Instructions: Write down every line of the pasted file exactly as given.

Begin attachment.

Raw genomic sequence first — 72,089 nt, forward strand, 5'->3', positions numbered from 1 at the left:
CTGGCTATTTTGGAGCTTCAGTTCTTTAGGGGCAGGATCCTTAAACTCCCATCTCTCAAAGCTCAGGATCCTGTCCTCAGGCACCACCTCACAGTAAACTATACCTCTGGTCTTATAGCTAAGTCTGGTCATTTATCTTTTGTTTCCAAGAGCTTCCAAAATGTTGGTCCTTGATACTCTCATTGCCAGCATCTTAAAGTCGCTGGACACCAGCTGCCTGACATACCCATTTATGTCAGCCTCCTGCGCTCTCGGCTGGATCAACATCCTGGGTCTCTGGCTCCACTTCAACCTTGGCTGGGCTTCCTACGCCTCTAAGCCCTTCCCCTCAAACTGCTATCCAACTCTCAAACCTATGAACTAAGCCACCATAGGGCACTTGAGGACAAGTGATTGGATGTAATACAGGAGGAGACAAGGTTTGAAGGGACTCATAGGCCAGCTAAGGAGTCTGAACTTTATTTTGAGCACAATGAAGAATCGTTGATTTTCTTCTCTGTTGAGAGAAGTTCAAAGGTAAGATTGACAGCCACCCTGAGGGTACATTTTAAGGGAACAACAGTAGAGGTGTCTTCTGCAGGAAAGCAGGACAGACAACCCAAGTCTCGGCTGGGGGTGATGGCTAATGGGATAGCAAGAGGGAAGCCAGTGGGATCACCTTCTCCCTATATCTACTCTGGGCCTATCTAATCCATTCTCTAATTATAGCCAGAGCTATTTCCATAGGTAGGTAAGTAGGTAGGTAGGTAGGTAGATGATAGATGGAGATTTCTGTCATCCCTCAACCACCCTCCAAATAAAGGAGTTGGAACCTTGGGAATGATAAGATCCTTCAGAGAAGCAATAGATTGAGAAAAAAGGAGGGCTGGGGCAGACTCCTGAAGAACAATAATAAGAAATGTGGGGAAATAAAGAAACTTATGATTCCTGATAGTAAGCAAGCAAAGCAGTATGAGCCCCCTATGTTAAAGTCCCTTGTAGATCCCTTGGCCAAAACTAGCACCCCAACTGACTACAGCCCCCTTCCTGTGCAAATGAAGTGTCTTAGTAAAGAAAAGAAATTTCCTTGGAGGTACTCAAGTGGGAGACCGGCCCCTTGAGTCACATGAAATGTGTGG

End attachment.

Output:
Raw genomic sequence first — 72,089 nt, forward strand, 5'->3', positions numbered from 1 at the left:
CTGGCTATTTTGGAGCTTCAGTTCTTTAGGGGCAGGATCCTTAAACTCCCATCTCTCAAAGCTCAGGATCCTGTCCTCAGGCACCACCTCACAGTAAACTATACCTCTGGTCTTATAGCTAAGTCTGGTCATTTATCTTTTGTTTCCAAGAGCTTCCAAAATGTTGGTCCTTGATACTCTCATTGCCAGCATCTTAAAGTCGCTGGACACCAGCTGCCTGACATACCCATTTATGTCAGCCTCCTGCGCTCTCGGCTGGATCAACATCCTGGGTCTCTGGCTCCACTTCAACCTTGGCTGGGCTTCCTACGCCTCTAAGCCCTTCCCCTCAAACTGCTATCCAACTCTCAAACCTATGAACTAAGCCACCATAGGGCACTTGAGGACAAGTGATTGGATGTAATACAGGAGGAGACAAGGTTTGAAGGGACTCATAGGCCAGCTAAGGAGTCTGAACTTTATTTTGAGCACAATGAAGAATCGTTGATTTTCTTCTCTGTTGAGAGAAGTTCAAAGGTAAGATTGACAGCCACCCTGAGGGTACATTTTAAGGGAACAACAGTAGAGGTGTCTTCTGCAGGAAAGCAGGACAGACAACCCAAGTCTCGGCTGGGGGTGATGGCTAATGGGATAGCAAGAGGGAAGCCAGTGGGATCACCTTCTCCCTATATCTACTCTGGGCCTATCTAATCCATTCTCTAATTATAGCCAGAGCTATTTCCATAGGTAGGTAAGTAGGTAGGTAGGTAGGTAGATGATAGATGGAGATTTCTGTCATCCCTCAACCACCCTCCAAATAAAGGAGTTGGAACCTTGGGAATGATAAGATCCTTCAGAGAAGCAATAGATTGAGAAAAAAGGAGGGCTGGGGCAGACTCCTGAAGAACAATAATAAGAAATGTGGGGAAATAAAGAAACTTATGATTCCTGATAGTAAGCAAGCAAAGCAGTATGAGCCCCCTATGTTAAAGTCCCTTGTAGATCCCTTGGCCAAAACTAGCACCCCAACTGACTACAGCCCCCTTCCTGTGCAAATGAAGTGTCTTAGTAAAGAAAAGAAATTTCCTTGGAGGTACTCAAGTGGGAGACCGGCCCCTTGAGTCACATGAAATGTGTGG